You Can Be the Decider

Overwhelmed by choices? Paralyzed by possibilities? You need this guide to thinking clearly and choosing wisely with attention deficit.

Big Decisions

  • Be closed-minded. Did you know the word decide comes from the Latin word "to cut off"? Limit your choices. My ADD client Olivia found choosing a summer camp for her kid excruciating. We narrowed her choices by budget, application deadline, and proximity to home. Nothing beyond those criteria was given a glance.
  • Pay attention to your intuition. Studies show that long before your reasoning mind kicks in, your emotional brain has been sensing the way to go. Consult your heart. Good decisions are often a mix of logic and emotions.
  • Quiet things down. Noise, visual clutter, and too much hustle-bustle overload an ADD brain, making it hard to make a decision. Find a quiet room or nook to think.
  • Set a deadline to decide, especially if there is no due date involved. Post your deadline on your calendar. Having a date to decide adds focus and motivation to a decision that has no time frame.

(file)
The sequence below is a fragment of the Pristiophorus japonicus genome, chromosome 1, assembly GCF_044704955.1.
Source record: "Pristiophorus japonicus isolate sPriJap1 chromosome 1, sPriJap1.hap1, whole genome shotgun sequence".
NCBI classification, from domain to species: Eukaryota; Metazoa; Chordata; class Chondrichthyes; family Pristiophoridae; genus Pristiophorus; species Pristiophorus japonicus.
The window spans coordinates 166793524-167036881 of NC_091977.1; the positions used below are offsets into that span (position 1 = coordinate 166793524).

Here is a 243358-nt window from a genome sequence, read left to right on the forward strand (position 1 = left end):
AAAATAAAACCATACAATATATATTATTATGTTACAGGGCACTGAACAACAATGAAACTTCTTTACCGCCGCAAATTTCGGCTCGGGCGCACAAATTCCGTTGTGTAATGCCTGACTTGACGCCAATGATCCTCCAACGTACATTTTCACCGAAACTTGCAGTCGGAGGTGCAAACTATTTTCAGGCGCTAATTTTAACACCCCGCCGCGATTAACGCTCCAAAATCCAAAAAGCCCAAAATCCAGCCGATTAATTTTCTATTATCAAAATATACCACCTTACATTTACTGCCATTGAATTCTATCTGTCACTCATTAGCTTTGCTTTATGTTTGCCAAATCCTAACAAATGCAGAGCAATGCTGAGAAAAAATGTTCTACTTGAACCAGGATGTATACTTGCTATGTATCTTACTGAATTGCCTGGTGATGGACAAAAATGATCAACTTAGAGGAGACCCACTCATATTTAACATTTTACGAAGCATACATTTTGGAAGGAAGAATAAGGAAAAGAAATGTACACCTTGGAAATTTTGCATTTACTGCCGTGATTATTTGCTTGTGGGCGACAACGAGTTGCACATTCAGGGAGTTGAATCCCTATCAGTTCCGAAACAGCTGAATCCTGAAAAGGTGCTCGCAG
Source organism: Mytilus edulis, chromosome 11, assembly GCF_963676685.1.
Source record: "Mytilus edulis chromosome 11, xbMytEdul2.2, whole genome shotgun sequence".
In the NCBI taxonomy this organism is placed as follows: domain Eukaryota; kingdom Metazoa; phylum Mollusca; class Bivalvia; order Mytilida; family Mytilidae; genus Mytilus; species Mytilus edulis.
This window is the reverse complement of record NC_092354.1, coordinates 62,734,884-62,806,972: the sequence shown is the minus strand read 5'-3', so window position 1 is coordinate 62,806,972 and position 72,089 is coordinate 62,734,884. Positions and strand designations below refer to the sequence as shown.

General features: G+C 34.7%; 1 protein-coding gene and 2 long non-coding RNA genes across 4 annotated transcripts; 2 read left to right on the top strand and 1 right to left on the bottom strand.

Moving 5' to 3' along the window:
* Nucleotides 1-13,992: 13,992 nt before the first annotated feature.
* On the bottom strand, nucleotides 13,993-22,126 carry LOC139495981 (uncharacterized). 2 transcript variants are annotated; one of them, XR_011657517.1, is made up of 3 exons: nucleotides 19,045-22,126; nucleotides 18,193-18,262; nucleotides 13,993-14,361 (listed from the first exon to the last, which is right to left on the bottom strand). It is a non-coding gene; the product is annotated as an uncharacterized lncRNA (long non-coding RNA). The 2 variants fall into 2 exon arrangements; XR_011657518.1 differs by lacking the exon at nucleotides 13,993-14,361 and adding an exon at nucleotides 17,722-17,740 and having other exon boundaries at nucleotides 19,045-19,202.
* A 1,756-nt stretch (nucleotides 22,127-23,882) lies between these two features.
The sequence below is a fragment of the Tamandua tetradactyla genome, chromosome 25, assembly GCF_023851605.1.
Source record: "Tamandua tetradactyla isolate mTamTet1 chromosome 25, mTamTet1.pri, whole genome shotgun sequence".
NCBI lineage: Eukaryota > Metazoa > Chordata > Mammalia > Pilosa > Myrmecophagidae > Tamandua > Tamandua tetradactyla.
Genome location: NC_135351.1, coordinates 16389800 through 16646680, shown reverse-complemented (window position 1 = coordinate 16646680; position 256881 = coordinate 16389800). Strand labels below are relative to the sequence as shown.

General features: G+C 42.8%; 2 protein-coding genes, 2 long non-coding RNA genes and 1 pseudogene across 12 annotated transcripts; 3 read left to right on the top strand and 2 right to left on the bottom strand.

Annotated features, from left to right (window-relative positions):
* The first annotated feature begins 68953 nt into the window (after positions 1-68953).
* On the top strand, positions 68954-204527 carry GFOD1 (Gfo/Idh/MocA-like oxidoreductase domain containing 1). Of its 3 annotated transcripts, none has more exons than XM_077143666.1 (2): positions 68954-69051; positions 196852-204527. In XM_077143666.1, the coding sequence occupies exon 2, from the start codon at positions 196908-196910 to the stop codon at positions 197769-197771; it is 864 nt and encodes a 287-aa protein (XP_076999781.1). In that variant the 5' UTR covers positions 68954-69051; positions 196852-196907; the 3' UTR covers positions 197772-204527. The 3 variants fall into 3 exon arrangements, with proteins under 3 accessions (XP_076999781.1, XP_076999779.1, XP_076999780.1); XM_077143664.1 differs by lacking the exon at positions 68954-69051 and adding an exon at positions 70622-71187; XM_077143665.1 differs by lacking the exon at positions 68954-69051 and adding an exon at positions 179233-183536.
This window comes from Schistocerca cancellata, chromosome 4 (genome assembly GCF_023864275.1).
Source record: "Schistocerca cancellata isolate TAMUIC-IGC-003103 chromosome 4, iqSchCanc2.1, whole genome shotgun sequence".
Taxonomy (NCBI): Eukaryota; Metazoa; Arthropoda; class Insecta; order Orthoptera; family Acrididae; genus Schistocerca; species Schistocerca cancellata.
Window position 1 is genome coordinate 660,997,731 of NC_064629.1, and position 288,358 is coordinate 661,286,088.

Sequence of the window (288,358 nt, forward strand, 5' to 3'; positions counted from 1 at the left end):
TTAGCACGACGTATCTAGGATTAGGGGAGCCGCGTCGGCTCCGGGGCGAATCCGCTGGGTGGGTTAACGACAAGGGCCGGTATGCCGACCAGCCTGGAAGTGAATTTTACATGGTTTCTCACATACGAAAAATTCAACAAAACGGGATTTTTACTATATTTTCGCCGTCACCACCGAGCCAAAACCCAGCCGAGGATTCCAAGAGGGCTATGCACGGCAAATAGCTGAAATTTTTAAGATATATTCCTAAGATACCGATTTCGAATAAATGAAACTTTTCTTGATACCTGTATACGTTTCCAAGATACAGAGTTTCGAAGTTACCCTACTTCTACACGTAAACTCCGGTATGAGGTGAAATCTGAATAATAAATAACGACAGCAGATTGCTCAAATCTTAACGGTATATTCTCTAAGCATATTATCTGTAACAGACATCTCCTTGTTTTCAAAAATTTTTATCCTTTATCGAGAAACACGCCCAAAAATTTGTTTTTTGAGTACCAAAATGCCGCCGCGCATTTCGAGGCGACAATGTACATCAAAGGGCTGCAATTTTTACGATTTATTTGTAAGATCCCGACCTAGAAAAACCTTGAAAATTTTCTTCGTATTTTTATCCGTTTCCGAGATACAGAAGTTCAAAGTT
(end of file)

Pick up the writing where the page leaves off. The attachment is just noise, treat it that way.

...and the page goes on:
• Crowd-source the decision. Delegate the decision to people you trust in your social media network. They make the decision, but you assume the responsibility or accountability for it.
  • Write down the risks and benefits of a prospective decision on a piece of paper and evaluate them.
  • Learn to ask for more time. Say, "Let me get back to you on that" or "Can I sleep on it?" or "Will you e-mail me next week for my decision?" Buying time counteracts knee-jerk decisions.
  • After you gather information, pull back to assess what you have. ADHDers are often more captivated by the gathering information than by deciding. You might have enough information to decide, but unless you pull back, you won't know.
  • Anticipate recurring decisions. Put that annual date to pick a 401(k) or a Medicare drug plan on your calendar. You will not be blindsided by it and make a hasty (bad) decision.

Small Decisions

  • Try investing more in the outcome. If you're putting off organizing the top of your desk, think about how it will get people off your back, enable you to find that missing flash drive, and give you more surface to work on. Spend a minute thinking of what you'll gain. Better yet, write the gains down.
  • Research/search in proportion to the consequences or risk. A wrong decision about a backpack is less consequential than picking the wrong summer camp, so allot less time to thinking about the backpack.
  • Make as many small decisions ahead of time as you can. Freezing pre-made meals eliminates mealtime decisions. Putting outfits together on a hanger reduces what-to-wear decisions, and reading menus online can end the infernal "what to order at the restaurant" question.
  • Saying the options out loud sometimes leads you to make a decision. Externalizing thoughts cuts through the clutter of competing thoughts.

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